She nonetheless intends to apply for the grant, from the national Whole Foods chain, saying she's confident she can make the salad-bar plan work.
Parking meter déjà vu
Bill Knobeloch, Madison's parking utility manager, says the city is just about to activate its newfangled multi-stall terminals, where parkers can pay with cash or credit.
Why does that sound familiar?
From Watchdog, 3/26/10: "As of this week, 14 of the terminals are in place [and] Knobeloch expects the devices to be operational by month's end."
But even after three months (Madison.gov, 6/18/10), none of the meters were operational, because the meters weren't reading credit cards on first swipe. Knobeloch set a deadline for fixing the problem and subsequently expressed optimism that everything would be up and running by...well, now.
Knobeloch's hope springs eternal. The first two terminals have been running at the Buckeye lot off State Street since Sept. 15, successfully recording "more than 10,000 transactions." The remaining 12 terminals just "need to be turned on," starting within about two weeks.
More than 60% of parkers are using credit cards, a much higher percentage than expected. Each such transaction costs the city 26 cents.
The city has budgeted to buy 100 new terminals, 70 of which are slated to be installed next year. That's the same number Knobeloch earlier said would be installed by the end of this year.
This time, the city seems serious. It's even created a video showing folks how to use the new meters. Step one: Keep your fingers crossed.
War and peace
The letter writer to Isthmus made his points clearly and well, in response to an article on the upcoming renovation of the UW's Memorial Union (Arts Beat, 10/15/10).
"When we name something in memoriam, the idea is that we'll remember what we're memorializing when we reference the memorial," the letter writer said. To this end, he urged that stories about the building use its full name: Veterans Memorial Union.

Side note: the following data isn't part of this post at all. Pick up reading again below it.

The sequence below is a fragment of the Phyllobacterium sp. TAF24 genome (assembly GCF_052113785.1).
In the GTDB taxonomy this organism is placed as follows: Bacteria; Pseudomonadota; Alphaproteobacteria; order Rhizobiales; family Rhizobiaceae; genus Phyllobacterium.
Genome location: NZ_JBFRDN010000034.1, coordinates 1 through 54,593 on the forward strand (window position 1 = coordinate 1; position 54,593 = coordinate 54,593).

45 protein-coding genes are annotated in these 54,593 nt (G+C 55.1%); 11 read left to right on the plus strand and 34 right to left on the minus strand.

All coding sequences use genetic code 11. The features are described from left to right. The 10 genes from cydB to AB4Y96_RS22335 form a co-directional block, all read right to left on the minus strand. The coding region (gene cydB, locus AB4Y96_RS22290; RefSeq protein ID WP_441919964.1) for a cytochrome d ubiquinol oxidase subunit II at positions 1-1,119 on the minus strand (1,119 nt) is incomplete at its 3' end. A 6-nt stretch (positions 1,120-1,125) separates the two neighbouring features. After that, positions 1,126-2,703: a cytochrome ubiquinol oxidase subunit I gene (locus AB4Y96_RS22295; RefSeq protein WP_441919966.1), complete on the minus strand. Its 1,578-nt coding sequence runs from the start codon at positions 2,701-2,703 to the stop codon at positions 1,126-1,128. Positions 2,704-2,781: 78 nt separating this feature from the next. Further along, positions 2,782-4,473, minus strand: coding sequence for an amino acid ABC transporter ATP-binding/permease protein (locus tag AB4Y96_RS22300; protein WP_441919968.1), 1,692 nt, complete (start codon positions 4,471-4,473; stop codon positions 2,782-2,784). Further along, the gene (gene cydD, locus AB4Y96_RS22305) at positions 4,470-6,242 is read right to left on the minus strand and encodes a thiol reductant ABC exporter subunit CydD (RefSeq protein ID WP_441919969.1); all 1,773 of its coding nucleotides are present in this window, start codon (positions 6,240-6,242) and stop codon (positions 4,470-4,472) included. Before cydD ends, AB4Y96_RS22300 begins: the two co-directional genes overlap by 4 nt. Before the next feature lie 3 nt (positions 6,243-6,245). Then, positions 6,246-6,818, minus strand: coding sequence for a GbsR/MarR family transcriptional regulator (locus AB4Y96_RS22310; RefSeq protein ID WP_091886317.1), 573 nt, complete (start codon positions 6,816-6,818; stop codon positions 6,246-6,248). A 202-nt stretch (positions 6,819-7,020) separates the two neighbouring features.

Well, no. According to Ted Crabb, director of the Memorial Union from 1968 to 2002, this was never the name. From its 1928 opening, the building has been Memorial Union.
But, unknown to many, it is indeed a veterans memorial, dedicated to the UW students, faculty and staff who died while serving in the armed forces in the Civil War, Spanish American War and World War I. Their names appear on plaques in a hall on the second floor.
More hidden history: When the other UW campus student building, Union South, opened in 1971, it was dedicated as a peace memorial. Will that dedication be part of the new, rebuilt Union South? UW spokesman Marc Kennedy says this has come up for discussion, but "hasn't been decided yet."
Candidates to voters: Go BLANK yourself
There is nothing partisan about the League of Women Voters' mission, to help the electorate make informed choices. There is nothing tricky or unfair in the questions it asks candidates for its helpful "Voter's Guide." And there is nothing defensible about the refusal to participate.
And yet, as publisher Vince O'Hern noted last week ("Making the Paper," 10/22/10), a bumper crop of contenders did not respond to the League's general election guide (published in Isthmus and available here). Given a chance to tout their qualifications and positions, they gave voters the middle finger.
This group includes the following contested candidates: Republicans Chad Lee, Scott Walker, Rebecca Kleefisch, J.B. Van Hollen, David King, Scott Fitzgerald, Kurt Schuller, Vicki Milbrath, Keith Ripp, David Redick and Dan Henke, and Democrats Dwayne Block and Gary Hebl.